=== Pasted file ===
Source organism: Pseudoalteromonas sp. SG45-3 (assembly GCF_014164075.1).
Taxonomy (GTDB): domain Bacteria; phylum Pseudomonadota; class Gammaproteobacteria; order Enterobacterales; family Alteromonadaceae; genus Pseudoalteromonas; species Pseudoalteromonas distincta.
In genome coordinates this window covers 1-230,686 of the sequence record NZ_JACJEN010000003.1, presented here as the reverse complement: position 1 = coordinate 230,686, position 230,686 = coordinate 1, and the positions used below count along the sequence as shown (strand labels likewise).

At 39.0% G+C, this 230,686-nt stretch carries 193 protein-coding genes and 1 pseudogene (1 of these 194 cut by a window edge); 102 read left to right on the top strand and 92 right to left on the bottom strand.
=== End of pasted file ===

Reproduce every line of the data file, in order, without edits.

Source organism: Pseudoalteromonas sp. SG45-3 (assembly GCF_014164075.1).
Taxonomy (GTDB): domain Bacteria; phylum Pseudomonadota; class Gammaproteobacteria; order Enterobacterales; family Alteromonadaceae; genus Pseudoalteromonas; species Pseudoalteromonas distincta.
In genome coordinates this window covers 1-230,686 of the sequence record NZ_JACJEN010000003.1, presented here as the reverse complement: position 1 = coordinate 230,686, position 230,686 = coordinate 1, and the positions used below count along the sequence as shown (strand labels likewise).

At 39.0% G+C, this 230,686-nt stretch carries 193 protein-coding genes and 1 pseudogene (1 of these 194 cut by a window edge); 102 read left to right on the top strand and 92 right to left on the bottom strand.